One of the mysteries of the English language finally explained.
The elephant of southern Asia, which is smaller than the African elephant, with smaller ears and only one lip to the trunk. It is often tamed as a beast of burden in India.Also called Asian elephant
- ‘The first time I ever saw Indian elephants in the wild, it took me ten minutes to identify them.’
- ‘Sometimes called the Indian elephant, this animal is also found in the dense forests and grassy plains of Sri Lanka, Burma, Thailand, Malaya, and Sumatra.’
- ‘While it's well known that many modern large animals, including Indian elephants, can swim, sauropods have long been viewed as bulky leviathans in a class of their own.’
- ‘The zoo offices were once the airport club house and the old hangers are now used as the living area of a giraffe and the Indian elephants.’
- ‘‘Most people think that mammoths are predecessors of African and Indian elephants, but they were actually a completely different species that co-existed with them,’ he explained.’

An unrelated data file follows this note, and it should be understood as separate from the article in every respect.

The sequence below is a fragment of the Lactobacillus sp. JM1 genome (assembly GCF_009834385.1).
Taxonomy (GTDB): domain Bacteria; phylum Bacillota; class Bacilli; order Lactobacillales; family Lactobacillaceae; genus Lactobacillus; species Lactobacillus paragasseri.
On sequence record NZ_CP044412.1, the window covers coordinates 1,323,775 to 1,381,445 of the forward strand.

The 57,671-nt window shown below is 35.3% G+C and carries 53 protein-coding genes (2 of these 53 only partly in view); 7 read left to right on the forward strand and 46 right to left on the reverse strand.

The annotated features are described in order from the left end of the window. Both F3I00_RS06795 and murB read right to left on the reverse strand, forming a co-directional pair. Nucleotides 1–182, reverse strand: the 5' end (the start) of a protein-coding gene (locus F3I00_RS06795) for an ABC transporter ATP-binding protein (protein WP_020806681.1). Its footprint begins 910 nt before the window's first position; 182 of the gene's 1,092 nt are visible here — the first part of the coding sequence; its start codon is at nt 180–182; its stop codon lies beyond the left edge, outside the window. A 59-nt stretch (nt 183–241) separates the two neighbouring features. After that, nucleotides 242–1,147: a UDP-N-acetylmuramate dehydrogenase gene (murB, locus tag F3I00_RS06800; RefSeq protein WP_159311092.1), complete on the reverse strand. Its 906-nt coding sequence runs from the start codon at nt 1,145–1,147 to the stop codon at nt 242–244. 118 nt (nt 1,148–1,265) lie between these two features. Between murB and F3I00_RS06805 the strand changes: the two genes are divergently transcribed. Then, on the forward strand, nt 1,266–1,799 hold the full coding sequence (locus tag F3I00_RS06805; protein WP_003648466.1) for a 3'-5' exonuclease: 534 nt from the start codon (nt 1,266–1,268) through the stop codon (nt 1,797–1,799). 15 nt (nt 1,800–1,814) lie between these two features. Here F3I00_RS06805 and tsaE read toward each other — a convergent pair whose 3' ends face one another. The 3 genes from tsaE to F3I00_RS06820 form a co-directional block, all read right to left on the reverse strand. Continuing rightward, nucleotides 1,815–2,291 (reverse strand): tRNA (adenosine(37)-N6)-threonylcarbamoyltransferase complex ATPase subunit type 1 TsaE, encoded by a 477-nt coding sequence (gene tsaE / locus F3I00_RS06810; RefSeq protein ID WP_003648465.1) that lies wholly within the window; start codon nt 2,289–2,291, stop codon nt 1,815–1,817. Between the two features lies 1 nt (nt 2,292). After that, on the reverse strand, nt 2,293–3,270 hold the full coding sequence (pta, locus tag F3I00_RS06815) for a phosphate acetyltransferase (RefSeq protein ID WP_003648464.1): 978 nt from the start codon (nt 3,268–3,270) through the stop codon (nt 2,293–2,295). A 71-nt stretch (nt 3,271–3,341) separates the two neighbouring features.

- ‘So you can find prints with subjects you normally would not expect on Japanese woodblock prints like Indian elephants or a mountain landscape in Alaska.’
- ‘They were herbivorous and are closely related to modern Indian elephants.’
- ‘The Indian elephant is the one found throughout Thailand, South East Asia, parts of India, the Himalayas and Borneo.’
- ‘Elephants have massive ossicles with total weight in the Indian elephant of approximately 650 mg.’
- ‘Local tradition holds that the East India Trading Company gifted Indian elephants to the Sultan of Sulu (a nearby island) in 1750.’
Top tips for CV writingRead more
In this article we explore how to impress employers with a spot-on CV.